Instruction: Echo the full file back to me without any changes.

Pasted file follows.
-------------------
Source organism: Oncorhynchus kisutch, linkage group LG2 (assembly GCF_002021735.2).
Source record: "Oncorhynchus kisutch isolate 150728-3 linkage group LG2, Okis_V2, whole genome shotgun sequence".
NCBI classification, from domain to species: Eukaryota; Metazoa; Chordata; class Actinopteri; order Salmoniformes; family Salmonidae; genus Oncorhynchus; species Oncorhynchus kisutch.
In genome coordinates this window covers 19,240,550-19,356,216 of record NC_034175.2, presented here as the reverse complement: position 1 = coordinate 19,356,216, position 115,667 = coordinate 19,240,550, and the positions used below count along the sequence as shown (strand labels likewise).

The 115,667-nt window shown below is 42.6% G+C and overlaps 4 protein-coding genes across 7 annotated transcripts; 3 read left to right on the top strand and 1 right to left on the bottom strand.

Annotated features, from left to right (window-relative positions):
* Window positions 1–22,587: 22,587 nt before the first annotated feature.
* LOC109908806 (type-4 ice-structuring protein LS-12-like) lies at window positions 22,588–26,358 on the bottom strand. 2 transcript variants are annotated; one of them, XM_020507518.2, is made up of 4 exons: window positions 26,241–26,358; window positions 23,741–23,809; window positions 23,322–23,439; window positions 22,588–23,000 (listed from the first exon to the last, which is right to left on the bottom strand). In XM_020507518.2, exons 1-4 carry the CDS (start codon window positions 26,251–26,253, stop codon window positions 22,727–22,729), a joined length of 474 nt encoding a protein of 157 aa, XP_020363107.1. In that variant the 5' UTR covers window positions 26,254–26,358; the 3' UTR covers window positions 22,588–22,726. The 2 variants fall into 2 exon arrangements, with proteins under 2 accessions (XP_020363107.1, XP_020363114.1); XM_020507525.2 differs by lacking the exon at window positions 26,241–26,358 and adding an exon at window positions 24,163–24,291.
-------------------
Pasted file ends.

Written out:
Source organism: Oncorhynchus kisutch, linkage group LG2 (assembly GCF_002021735.2).
Source record: "Oncorhynchus kisutch isolate 150728-3 linkage group LG2, Okis_V2, whole genome shotgun sequence".
NCBI classification, from domain to species: Eukaryota; Metazoa; Chordata; class Actinopteri; order Salmoniformes; family Salmonidae; genus Oncorhynchus; species Oncorhynchus kisutch.
In genome coordinates this window covers 19,240,550-19,356,216 of record NC_034175.2, presented here as the reverse complement: position 1 = coordinate 19,356,216, position 115,667 = coordinate 19,240,550, and the positions used below count along the sequence as shown (strand labels likewise).

The 115,667-nt window shown below is 42.6% G+C and overlaps 4 protein-coding genes across 7 annotated transcripts; 3 read left to right on the top strand and 1 right to left on the bottom strand.

Annotated features, from left to right (window-relative positions):
* Window positions 1–22,587: 22,587 nt before the first annotated feature.
* LOC109908806 (type-4 ice-structuring protein LS-12-like) lies at window positions 22,588–26,358 on the bottom strand. 2 transcript variants are annotated; one of them, XM_020507518.2, is made up of 4 exons: window positions 26,241–26,358; window positions 23,741–23,809; window positions 23,322–23,439; window positions 22,588–23,000 (listed from the first exon to the last, which is right to left on the bottom strand). In XM_020507518.2, exons 1-4 carry the CDS (start codon window positions 26,251–26,253, stop codon window positions 22,727–22,729), a joined length of 474 nt encoding a protein of 157 aa, XP_020363107.1. In that variant the 5' UTR covers window positions 26,254–26,358; the 3' UTR covers window positions 22,588–22,726. The 2 variants fall into 2 exon arrangements, with proteins under 2 accessions (XP_020363107.1, XP_020363114.1); XM_020507525.2 differs by lacking the exon at window positions 26,241–26,358 and adding an exon at window positions 24,163–24,291.